consumer law

Political Memorabilia Law

California has a law that targets political memorabilia. Found at Civil Code Section 1739, this law regulates the sale, advertisement for sale, and offer for sale of “any political item which is purported to be an original political item but which is not in fact an original political item.”

California Civil Code Section 1739.1 defines a political item as “any button, ribbon, poster, sticker, literature or advertising” for a candidate or ballot proposition in an electoral campaign. For an item to be original, it must have been “produced during any electoral campaign for use in support or in opposition to any candidate or ballot proposition before the voters in that campaign.”

So, if you are selling Barry Goldwater memorabilia, it should be labeled as a copy or reproduction, if the item is not original.

If you purchased a reproduction that was no so labeled, you can get a refund with interest. However, if the seller knew the item was a reproduction but sold it as an original, the buyer is eligible for damages equal to three times the price paid and interest.

The statute of limitation is one year from the date of discovery, but no more than three years after the sale.

I understand why the sale of reproductions as authentic items is wrong. But, why does California need a statute targeted towards political memorabilia? Don’t general laws addressing fraud or unfair business practices take care of this problem?

consumer law

California Unit Pricing Law

When comparison shopping at the supermarket, trying to find the best bargain could be challenging because manufacturers produce canned, bottled and packaged goods in odd quantities. If we are comparing between a 5 lb. and 10 lb. bag of flour, the task is relatively easy. Does the 10 lb. bag cost twice as much as the 5 lb. bag?

However, when looking at a 46 ounce and 52 ounce bottle, pulling out the calculator (or smartphone) may be needed. Thankfully, many stores provide unit pricing information on the product tag, which will show the per ounce price of each bottle.

As it turns out, in California, the state unit pricing law is found in the Business and Professions Code; however, calling it a law may be overstating it a bit considering its voluntary nature.

It is the intent of the Legislature to encourage the unit pricing of all canned, bottled, and packaged foods, packaged produce, and bakery goods; paper, plastic, wood, and metal products packaged
in counts greater than 10; rolled paper, plastic, and metal products; canned, bottled, and packaged domestic, laundry and household cleansing, finishing, waxing, and polishing products; drug and first
aid products canned, packaged, or bottled in counts greater than 10; and frozen fruits and vegetables, offered by merchants in their places of business for sale at retail to the public.

I find that having the information is helpful not just from the point of being an educated consumer, but that it helps lower the obstacles to making a purchasing decision. The store would probably prefer that a consumer look at the unit pricing information and buy instead of standing in the aisle and calculating math problems.

consumer law

Food That Looks Like Toys

Last year, Consumer Reports blogged about the choking hazard posed by candies packaged to appear as toys. CR was concerned that young children will be confused by toy-like objects that are edible in one context but not another. I spotted a similar product during a recent supermarket run. Crayon-like popsicles. I’m not sure who the marketing genius is behind this product, but I don’t associate a box of crayons with anything tasty. Of course, parents may use these popsicles as a medical diagnostic tool. If your young Hannibal keeps asking for the flesh-flavored popsicle, you might consider consulting with Dr. Starling.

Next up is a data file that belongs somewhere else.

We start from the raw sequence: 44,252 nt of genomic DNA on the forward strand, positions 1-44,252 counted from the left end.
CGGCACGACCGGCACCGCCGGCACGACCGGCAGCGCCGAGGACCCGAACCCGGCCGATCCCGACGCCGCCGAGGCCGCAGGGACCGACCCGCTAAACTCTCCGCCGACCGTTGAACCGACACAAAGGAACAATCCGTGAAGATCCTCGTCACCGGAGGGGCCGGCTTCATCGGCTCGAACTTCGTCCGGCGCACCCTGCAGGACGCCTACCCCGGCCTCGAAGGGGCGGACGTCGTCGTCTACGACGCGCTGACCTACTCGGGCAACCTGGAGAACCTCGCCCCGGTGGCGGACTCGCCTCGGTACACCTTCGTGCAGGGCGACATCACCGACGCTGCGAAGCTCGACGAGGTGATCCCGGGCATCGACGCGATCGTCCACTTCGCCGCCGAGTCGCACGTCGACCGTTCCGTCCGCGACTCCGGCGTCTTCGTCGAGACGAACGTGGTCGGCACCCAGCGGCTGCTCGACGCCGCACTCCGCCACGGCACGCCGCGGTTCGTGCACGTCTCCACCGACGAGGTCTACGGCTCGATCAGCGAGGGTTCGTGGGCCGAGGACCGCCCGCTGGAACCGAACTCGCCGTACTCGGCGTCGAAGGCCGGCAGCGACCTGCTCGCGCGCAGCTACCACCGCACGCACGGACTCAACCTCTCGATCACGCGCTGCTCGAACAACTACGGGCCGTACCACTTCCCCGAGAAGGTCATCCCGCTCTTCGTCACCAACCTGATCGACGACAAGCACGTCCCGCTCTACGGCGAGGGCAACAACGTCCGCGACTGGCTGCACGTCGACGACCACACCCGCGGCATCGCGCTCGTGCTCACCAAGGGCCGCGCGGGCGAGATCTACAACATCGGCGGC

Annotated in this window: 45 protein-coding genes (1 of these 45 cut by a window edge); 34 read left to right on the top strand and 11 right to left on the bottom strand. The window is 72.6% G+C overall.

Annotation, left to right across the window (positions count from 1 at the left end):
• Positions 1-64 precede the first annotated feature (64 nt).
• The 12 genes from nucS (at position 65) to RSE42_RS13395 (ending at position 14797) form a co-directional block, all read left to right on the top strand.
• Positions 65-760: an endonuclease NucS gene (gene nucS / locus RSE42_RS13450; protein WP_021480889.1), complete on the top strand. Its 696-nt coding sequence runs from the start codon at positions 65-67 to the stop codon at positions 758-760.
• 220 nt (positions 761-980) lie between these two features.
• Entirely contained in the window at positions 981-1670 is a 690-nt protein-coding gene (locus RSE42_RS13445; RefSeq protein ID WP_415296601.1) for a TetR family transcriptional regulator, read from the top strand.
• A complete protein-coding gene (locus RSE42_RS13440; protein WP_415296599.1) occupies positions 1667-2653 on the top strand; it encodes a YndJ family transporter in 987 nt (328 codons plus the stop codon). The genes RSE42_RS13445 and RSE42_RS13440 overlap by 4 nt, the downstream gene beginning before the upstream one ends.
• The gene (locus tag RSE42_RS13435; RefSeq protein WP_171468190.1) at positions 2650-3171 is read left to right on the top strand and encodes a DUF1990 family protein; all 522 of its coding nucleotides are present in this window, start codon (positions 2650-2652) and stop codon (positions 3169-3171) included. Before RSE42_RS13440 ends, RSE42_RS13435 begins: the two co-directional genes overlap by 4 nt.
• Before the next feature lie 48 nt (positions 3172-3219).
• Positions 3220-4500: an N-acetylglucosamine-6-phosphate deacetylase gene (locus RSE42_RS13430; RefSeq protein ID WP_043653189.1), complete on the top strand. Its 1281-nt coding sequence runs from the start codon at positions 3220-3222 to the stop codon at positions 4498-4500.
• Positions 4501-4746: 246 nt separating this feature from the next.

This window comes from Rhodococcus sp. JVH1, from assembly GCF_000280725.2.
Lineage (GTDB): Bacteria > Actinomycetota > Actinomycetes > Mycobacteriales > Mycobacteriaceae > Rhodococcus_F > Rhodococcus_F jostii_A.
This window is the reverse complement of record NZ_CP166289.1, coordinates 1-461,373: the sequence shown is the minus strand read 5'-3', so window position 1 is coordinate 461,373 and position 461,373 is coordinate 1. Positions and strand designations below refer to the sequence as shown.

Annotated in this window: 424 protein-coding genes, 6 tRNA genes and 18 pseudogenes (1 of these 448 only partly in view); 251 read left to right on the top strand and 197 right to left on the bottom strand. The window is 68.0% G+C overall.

consumer law personal injury

Poison Me Elmo

Forbes/Associated Press: Experts Urge Blood Tests in Toy Recall. Parents worried their children may have been exposed to excessive levels of lead in recalled Fisher-Price toys should visit the pediatrician for a blood test, experts said Thursday. 

So, explain this one to me. Toys that contain lead paint that you are not supposed to ingest gets recalled. However, chicken that contains melamine that is intended for human consumption…well, that’s safe. Huh?Anyways, Mattel will be taking a $30 million charge to reflect the cost of the recall, which may seem high. In reality, an American jury presented with a fact pattern showing that a major American toy company exported American manufacturing jobs overseas to cut costs and then imported lower quality Chinese manufactured children toys that contain toxic lead paint without screening for product safety…well, you tell me what the punitive damages award will be. Think the jury will want to “send a message” to corporate America? $30 million product recall looking cheap now?

consumer law

Cancel My Order

Many companies allow their customers to place an order online, but if you ever try to cancel an order, good luck. To them, the Internet is an easy way to take your money. Want to cancel? Well, that’s what waiting on hold over the telephone is for. And that’s a shame. To wait on hold for 15 minutes and then have some customer service representative tell me how he will solve my problems and try to sell additional services is simply a waste of time. Believe me, no one is buying at that point. And, if they subjected new customers to that treatment, no one would ever buy.Before I pay another dime to some subscription service or an untested vendor, I am going to call them by telephone first to see what response I will get when a problem arises. If that sales call picks up on the third ring, but that call to cancel an order is shunted to Muzakland, that pretty much tells me to keep on looking around.